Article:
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“Liberalism on the Rocks”  

(The TLS, February 2017)

Liberalism on the rocks  
Published in the TLS Online, February 2, 2017  
By Hirsh Sawhney  


– December 2016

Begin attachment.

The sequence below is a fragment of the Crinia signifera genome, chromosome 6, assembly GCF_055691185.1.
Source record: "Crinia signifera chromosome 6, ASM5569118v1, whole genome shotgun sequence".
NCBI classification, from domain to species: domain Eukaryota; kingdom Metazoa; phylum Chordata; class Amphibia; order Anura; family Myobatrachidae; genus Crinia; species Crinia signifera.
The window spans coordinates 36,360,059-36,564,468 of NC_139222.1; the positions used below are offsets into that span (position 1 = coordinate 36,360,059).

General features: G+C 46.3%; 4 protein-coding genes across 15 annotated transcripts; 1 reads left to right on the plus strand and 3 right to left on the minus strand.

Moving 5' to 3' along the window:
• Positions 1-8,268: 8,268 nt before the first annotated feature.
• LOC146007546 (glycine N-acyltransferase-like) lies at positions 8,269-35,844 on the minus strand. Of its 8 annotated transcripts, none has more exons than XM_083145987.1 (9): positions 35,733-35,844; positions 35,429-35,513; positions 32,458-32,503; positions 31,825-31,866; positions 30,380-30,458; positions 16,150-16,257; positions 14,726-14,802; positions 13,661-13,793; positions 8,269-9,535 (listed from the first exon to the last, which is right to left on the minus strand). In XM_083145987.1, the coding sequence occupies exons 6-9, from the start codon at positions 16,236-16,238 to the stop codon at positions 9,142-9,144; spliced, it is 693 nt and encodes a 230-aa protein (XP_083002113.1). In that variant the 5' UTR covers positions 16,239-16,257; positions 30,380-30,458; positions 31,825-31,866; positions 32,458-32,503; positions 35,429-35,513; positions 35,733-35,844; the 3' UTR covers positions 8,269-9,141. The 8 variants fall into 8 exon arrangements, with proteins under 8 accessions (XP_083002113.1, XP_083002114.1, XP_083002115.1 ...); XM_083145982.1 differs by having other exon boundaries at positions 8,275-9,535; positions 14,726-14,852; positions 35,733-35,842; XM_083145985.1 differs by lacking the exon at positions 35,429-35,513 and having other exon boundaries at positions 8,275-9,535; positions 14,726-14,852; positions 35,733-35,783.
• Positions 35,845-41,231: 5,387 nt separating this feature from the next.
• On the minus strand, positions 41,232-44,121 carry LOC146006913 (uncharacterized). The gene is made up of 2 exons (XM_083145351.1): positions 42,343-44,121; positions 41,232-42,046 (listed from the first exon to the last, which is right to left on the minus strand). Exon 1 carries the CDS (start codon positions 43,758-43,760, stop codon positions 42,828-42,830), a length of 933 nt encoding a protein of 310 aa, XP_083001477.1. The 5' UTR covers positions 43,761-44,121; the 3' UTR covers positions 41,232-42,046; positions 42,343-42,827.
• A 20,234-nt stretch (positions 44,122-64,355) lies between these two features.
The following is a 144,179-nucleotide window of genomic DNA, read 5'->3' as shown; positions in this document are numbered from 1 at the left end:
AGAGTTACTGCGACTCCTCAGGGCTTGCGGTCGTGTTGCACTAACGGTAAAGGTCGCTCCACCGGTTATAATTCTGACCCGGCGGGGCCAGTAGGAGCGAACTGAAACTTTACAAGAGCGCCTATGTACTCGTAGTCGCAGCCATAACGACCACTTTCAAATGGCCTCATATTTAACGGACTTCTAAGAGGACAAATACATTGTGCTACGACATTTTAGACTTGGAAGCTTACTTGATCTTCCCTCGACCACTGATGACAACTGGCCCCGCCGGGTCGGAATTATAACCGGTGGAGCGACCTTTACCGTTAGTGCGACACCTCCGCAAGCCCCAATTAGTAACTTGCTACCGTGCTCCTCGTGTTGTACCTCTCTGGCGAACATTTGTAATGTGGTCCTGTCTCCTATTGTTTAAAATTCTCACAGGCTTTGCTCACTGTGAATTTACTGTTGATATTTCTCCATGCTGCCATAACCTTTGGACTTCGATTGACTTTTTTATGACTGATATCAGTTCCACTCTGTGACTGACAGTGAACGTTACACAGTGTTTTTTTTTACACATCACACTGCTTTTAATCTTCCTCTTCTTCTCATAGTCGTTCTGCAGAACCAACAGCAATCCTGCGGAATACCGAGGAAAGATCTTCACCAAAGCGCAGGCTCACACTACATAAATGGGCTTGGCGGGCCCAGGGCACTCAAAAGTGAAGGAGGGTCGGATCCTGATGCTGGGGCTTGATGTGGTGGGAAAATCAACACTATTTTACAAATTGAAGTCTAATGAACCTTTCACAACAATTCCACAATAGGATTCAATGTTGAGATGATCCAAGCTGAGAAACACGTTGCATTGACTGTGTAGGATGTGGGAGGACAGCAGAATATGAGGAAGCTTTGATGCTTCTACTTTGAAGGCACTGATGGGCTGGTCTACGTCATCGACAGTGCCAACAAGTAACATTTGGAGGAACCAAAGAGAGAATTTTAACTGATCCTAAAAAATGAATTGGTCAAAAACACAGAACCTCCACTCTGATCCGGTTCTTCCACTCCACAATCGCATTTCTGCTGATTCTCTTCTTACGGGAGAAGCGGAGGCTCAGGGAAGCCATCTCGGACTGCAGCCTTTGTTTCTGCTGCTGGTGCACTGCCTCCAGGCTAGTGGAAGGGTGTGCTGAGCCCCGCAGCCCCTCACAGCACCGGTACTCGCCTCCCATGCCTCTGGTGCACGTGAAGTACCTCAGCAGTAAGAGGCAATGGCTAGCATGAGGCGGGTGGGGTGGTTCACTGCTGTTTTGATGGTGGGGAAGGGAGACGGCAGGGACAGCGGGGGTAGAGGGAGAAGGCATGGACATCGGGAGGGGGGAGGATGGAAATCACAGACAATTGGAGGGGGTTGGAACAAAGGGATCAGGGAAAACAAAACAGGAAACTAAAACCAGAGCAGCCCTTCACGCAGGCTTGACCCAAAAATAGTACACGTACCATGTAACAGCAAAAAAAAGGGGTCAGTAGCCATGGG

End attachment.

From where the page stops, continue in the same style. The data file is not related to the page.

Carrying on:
The dim orange lighting in the bar is cozy, as if a fire were glowing, though there is no longer a fireplace in this wood-panelled backroom – just an immense mantle where a fireplace might have been, over which hangs the head of an antlered moose. The dead animal is a relic from another era, when this watering hole, coyly called Ordinary, was once a plain old sports bar. Most of the bars in  New Haven, where I was born and currently live, were old-school sports bars. They served a few tap beers and a basic selection of spirits, chicken wings and nuts lathered in germs. A waiter approaches my table and tells me Tuesdays are taco days, and today they are serving beef brisket tacos with bacon aioli. He’s wearing all black and has a neatly cropped red-brown beard. I enjoy this type of trendy Brooklyn fare, preferring it to the hormone-filled poultry of yesteryear, but I tell him I just want a whiskey. He snatches my menu back and points to a page that lists more than fifty types of  bourbons, ryes and Scotches, some of them from small farms in the Berkshires and others from distilleries across the pond. I raise my eyebrows in mock surprise, though I am not actually shocked. A craze for upscale whiskey has taken root in the United States, as it has across much of the world. Between 2009 and 2014, according to Fortune, sales of high-end bourbons were up 97.5 per  cent; CNN explains that global single malt exports climbed 159 per cent between 2004 and 2014.  For some reason, it seems that male members of the international bourgeoisie as well as their one percenter overlords are guzzling whiskey with renewed vigour. I am here at Ordinary to see if I can  figure out why. I told my editor at the TLS that this fad might reveal something about twenty-first  century men and masculinity, and we certainly need to think about maleness right now, Americans  having chosen a groping male bully as their next president a few weeks earlier. The piece sounded logical and easy when I pitched it: a couple of witty anecdotes alongside a few glib references to  twentieth-century literature. I’d bring it all home with some sweeping cultural analysis, earning the  approval of the intelligentsia and assuaging old insecurities. I feel less confident as my waiter asks if I’ve managed to decide on a whiskey. I ask him if he’d be willing to recommend something. He replies that every single one of them is worth trying. I go with the second cheapest single malt  Scotch. Wherever I am, this is my favourite drink, the second cheapest one on the menu.